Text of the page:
Posted by: Tatyana on May 22, 2006 3:33 PM


Posted by: Tatyana on May 22, 2006 3:34 PM

Gaakh -- how to respond without seeming like an overeducated know-it-all?? While I completely recognize Donald's characterization with respect to *some* Ph.D.'s I know, it certainly doesn't apply to all. Yes, some of us never wanted to leave school and so enrolled -- and yes, some of us got our heads stuck in the clouds of theory and never could come back down to the nuts-and-bolts of the real world, but others, not so much. I finished my program in 4 years, got out as fast as I could, and back to what constitutes reality for me -- a professorship, followed by a movement into administration, where believe me, lit or cognitive theory is not something I rely on every day of the week. After having completed my brilliant and perfect dissertation (in 1 year from start to finish, including social science research), I learned about as quickly as anyone could that the way to survive in the world of work, whether academia or business, was to learn to do a "good enough" job -- department chairs and academic affairs VP's seemed to be thrilled if I turned in something on time that represented a 75-85% effort, which was all I could manage and keep my head afloat.

On the other hand, I have a friend who started before I did, took 10 years to get out, never did a thing with her dissertation because she couldn't make it perfect, and in 15 years in the academy has never ever turned in a project on time, but when she does, it's brilliant and she's completely exhausted and has to stay home for several weeks afterwards. She's now going on medical leave because she's completely and utterly burned out. I think this has much more to do with her personality than with whether she has a Ph.D. or her Ph.D. program somehow caused her to be this way. It's her own pathology.

Me? I'm pretty much fun to hang out with, and you'd be damned lucky to hire me. Ask anyone.

Posted by: missgrundy on May 22, 2006 5:16 PM

Miss G. -- C'mon, now. As a former-grad-student in good standing I carefully used the words "can," "potential," "supposed," and "seemingly" for posterior-coverage.

... Now if I only could perfect that "one-hand-other-hand" routine ...

And it's fun having you hanging out in our Comments section.

Posted by: Donald Pittenger on May 22, 2006 6:35 PM

I am currently doing my Ph.D part time. I have been working for the past 8 years and work life has provided for me immensely, my home, my bike, a comfortable life.So I work full time.

So let me tell you the Ph.D began because I wanted to stay alive intellectually and morally. I was wasting most of my time trapped in an office cubicle, that just wanted a good job. What would most interest me and redeem me from this drudge of the serial good jobs I've been doing - a Ph.D degree was the option.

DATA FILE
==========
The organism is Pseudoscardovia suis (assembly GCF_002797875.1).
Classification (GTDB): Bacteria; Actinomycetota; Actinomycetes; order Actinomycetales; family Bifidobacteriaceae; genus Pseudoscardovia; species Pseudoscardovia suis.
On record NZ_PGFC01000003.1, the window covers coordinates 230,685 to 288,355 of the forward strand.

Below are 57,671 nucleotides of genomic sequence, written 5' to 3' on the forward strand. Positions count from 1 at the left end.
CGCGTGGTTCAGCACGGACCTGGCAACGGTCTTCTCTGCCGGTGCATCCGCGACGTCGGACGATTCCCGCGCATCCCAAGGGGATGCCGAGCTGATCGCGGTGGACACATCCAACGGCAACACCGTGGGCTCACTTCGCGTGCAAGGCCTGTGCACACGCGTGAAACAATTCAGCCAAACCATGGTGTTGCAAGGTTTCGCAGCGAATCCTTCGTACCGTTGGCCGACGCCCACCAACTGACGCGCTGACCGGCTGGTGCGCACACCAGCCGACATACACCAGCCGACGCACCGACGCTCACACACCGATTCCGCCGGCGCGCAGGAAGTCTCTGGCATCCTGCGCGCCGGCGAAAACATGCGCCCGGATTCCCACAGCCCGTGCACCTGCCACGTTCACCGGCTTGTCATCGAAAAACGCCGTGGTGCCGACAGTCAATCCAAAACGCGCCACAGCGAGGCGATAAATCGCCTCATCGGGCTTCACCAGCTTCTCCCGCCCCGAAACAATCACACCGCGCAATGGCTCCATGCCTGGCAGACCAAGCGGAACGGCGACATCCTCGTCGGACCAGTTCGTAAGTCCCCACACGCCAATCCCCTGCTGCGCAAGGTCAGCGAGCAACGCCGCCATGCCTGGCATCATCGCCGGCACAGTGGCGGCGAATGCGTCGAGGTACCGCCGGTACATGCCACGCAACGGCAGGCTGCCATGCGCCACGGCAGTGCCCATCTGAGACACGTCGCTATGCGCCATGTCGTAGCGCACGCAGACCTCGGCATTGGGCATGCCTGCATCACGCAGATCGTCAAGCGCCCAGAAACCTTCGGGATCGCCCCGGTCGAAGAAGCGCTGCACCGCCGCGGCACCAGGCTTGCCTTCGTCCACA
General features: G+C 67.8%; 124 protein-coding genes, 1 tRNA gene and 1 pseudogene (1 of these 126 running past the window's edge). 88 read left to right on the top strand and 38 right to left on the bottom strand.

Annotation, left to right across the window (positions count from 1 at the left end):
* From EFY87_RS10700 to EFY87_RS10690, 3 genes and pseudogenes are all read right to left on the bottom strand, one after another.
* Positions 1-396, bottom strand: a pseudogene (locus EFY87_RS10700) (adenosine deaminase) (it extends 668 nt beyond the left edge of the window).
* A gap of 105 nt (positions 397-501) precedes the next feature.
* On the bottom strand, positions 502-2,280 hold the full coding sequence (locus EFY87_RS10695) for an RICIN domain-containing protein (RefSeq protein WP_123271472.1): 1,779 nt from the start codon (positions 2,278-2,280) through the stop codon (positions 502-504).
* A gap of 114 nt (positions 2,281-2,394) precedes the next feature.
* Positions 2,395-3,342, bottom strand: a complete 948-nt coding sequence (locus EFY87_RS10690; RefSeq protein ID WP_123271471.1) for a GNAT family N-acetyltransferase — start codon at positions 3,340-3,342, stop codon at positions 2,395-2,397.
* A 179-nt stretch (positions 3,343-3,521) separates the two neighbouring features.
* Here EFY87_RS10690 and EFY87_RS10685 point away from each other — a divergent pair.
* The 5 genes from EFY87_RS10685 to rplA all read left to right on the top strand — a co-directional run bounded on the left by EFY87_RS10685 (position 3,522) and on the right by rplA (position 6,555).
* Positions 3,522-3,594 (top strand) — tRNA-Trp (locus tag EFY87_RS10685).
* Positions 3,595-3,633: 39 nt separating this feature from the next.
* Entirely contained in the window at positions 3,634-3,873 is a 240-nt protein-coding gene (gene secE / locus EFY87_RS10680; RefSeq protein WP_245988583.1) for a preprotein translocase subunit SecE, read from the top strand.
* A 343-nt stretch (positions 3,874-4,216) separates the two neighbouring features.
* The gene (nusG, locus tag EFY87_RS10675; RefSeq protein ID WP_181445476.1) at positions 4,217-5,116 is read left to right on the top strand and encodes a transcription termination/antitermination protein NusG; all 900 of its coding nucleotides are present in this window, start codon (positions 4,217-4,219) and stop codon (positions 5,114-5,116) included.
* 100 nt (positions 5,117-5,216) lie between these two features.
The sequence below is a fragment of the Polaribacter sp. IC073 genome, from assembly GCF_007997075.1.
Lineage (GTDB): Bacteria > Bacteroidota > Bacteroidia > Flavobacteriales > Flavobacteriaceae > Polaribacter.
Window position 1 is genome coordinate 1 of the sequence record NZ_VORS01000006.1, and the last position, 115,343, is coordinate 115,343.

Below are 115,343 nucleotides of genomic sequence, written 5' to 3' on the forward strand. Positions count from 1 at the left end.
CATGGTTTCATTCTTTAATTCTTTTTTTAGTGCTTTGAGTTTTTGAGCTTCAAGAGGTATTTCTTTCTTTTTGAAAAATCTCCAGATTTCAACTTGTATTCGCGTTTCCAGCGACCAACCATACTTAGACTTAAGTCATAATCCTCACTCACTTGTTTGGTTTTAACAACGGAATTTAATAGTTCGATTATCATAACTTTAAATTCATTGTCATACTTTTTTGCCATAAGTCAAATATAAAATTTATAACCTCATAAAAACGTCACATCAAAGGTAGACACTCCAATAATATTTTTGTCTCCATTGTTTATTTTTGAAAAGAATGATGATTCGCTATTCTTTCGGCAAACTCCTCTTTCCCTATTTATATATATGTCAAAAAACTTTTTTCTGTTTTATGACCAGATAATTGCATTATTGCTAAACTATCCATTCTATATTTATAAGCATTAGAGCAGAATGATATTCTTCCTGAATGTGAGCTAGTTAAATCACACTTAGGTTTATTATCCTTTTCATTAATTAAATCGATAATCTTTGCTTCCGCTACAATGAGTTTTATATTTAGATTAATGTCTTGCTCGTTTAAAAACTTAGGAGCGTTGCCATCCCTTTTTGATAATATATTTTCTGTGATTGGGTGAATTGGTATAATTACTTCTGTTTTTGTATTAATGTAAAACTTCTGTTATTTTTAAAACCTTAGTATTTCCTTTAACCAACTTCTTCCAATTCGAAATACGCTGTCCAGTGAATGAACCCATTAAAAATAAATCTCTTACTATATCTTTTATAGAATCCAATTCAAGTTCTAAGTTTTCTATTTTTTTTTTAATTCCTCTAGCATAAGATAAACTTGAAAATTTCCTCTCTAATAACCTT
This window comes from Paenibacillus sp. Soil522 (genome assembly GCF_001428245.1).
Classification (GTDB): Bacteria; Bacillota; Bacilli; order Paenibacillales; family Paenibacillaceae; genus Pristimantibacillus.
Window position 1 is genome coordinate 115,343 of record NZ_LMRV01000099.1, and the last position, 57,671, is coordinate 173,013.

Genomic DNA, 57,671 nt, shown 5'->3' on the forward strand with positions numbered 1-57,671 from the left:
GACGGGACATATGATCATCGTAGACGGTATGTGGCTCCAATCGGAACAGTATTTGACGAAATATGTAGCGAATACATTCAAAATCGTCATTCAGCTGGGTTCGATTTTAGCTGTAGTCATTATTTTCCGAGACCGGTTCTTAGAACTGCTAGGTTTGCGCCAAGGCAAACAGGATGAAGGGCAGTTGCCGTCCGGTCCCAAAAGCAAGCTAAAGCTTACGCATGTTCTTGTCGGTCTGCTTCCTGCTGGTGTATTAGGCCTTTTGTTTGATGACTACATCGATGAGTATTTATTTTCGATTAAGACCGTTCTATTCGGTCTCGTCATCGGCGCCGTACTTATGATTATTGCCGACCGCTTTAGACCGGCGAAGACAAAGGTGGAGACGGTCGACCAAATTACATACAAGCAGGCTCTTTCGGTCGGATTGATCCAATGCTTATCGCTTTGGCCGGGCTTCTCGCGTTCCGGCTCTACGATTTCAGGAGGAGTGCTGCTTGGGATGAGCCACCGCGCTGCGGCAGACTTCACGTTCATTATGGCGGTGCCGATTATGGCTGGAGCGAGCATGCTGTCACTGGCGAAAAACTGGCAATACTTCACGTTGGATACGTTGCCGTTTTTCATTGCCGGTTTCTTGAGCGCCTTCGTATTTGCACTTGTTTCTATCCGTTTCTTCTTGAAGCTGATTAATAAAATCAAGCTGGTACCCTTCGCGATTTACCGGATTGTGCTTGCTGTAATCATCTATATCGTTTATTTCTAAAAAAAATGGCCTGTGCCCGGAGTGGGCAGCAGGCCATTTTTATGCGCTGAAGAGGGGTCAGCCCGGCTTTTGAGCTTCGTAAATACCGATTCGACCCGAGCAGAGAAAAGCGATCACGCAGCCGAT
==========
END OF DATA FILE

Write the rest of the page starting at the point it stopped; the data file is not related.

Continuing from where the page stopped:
I don't fool myself doing a Ph.D, I work full time 12 hours a day, the Ph.D guarantees me no great job, a hike in salary. Nothing at all. I don't even care about the Dr. title.

But I go back to why I started a Ph.D - I want to stay alive intellectually and morally. It allows me to put energies into a worthwhile project. It is as simple as that. No complicated reasons for pursuing a Ph.D and now it just becomes a matter of discipline and challenge.

If I figured that a company wouldn't hire me because I was overqualified, I would never put in my doctoral work on the resume. If I figured it would give me an edge - Why not?

Pursuing a Ph.D is like training for the Ironman, at first it is a challenge, the highs, the lows, the Why-did-I-get-into-this phase and then just get it over with - You are an Ironman.


Posted by: Cecilia on May 22, 2006 10:44 PM

So let me tell you the Ph.D began because I wanted to stay alive intellectually and morally. I was wasting most of my time trapped in an office cubicle doing serially good jobs.

What would most interest me and redeem me from this drudge - a Ph.D degree was the option.I am doing all this while maintaining a 11 hour work day.The job pays better.

The Ph.D is in no way going to help me in the work place. Go back to why I started a Ph.D - I want to stay alive intellectually and morally. It allows me to put energies into a worthwhile project. It is as simple as that. No complicated reasons for pursuing a Ph.D and now it just becomes a challenge.

Getting a Ph.D fo me is like training for the Ironman. The initial high, the lows, the doubts, the giving-up,family and personal time disruption, then the just-get-it-done phase - You an Ironman.

Would you hire me Donald? Bet you would.

Miss Grundy your smart

Posted by: cecilia on May 22, 2006 11:05 PM


You hit the nail on the head. Even some "social science" and certainly any "black/women's/etc." studies folks with just a BA wouldn't even get an interview when I'm involved in the hiring process.